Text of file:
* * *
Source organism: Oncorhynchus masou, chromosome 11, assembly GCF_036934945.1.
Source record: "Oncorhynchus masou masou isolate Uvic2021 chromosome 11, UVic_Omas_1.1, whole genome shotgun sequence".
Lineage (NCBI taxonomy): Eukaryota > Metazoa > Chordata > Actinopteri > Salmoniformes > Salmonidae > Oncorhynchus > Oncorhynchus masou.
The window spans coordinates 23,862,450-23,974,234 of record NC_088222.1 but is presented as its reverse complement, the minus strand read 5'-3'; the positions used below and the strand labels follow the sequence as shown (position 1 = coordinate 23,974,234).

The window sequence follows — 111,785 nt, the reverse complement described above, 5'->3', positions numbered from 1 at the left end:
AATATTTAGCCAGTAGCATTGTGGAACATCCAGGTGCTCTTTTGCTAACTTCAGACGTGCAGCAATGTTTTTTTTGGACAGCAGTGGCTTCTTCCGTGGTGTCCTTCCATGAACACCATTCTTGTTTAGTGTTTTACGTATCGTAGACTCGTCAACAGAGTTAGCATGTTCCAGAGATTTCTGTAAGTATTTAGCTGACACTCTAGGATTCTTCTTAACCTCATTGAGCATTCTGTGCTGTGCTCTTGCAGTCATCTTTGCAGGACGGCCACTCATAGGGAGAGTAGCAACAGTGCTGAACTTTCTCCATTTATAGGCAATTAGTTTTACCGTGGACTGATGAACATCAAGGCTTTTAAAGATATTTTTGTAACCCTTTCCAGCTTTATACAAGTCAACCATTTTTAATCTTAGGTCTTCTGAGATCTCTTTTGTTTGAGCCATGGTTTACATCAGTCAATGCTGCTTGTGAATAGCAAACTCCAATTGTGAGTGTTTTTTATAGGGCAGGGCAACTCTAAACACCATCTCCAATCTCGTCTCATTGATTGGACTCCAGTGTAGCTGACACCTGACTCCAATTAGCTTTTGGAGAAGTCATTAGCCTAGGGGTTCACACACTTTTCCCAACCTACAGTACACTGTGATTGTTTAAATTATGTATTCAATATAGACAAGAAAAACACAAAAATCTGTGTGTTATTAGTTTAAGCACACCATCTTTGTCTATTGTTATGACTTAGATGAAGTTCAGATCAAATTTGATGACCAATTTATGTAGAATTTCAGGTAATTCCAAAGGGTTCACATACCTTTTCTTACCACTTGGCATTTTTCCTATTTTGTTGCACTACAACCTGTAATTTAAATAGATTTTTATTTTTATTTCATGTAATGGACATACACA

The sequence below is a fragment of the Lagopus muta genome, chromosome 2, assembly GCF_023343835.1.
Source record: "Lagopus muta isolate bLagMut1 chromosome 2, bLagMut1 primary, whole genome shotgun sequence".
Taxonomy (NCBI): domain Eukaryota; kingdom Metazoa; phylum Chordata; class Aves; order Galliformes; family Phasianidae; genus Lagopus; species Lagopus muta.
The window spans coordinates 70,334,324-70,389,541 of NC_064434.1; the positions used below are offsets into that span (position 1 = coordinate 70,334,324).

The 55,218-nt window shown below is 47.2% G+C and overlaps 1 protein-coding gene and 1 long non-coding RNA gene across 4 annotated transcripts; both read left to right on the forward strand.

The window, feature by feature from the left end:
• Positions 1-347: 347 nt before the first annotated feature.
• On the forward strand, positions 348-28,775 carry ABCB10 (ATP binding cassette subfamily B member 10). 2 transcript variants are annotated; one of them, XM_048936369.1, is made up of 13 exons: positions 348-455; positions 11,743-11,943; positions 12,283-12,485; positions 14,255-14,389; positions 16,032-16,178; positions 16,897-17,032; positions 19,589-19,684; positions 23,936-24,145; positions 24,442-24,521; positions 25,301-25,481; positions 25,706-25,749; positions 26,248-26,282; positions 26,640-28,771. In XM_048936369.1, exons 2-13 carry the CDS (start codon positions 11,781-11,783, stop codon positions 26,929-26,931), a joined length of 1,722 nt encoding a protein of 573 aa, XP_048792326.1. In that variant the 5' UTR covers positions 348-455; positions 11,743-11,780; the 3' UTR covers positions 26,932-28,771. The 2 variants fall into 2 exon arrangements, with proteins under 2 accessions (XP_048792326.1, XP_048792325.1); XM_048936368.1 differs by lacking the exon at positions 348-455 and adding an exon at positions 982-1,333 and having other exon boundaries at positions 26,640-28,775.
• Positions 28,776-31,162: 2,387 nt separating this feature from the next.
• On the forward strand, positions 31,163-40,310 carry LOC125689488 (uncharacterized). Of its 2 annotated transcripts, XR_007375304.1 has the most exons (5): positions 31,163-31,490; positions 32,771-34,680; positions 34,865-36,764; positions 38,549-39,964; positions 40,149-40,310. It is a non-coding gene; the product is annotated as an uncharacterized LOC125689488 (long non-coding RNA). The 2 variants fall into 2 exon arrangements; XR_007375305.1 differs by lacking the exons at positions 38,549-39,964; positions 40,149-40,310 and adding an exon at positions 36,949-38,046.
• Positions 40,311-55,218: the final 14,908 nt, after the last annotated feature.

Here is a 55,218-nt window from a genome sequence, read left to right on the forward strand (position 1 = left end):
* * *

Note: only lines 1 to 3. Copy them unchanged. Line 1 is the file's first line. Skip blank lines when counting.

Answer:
Source organism: Oncorhynchus masou, chromosome 11, assembly GCF_036934945.1.
Source record: "Oncorhynchus masou masou isolate Uvic2021 chromosome 11, UVic_Omas_1.1, whole genome shotgun sequence".
Lineage (NCBI taxonomy): Eukaryota > Metazoa > Chordata > Actinopteri > Salmoniformes > Salmonidae > Oncorhynchus > Oncorhynchus masou.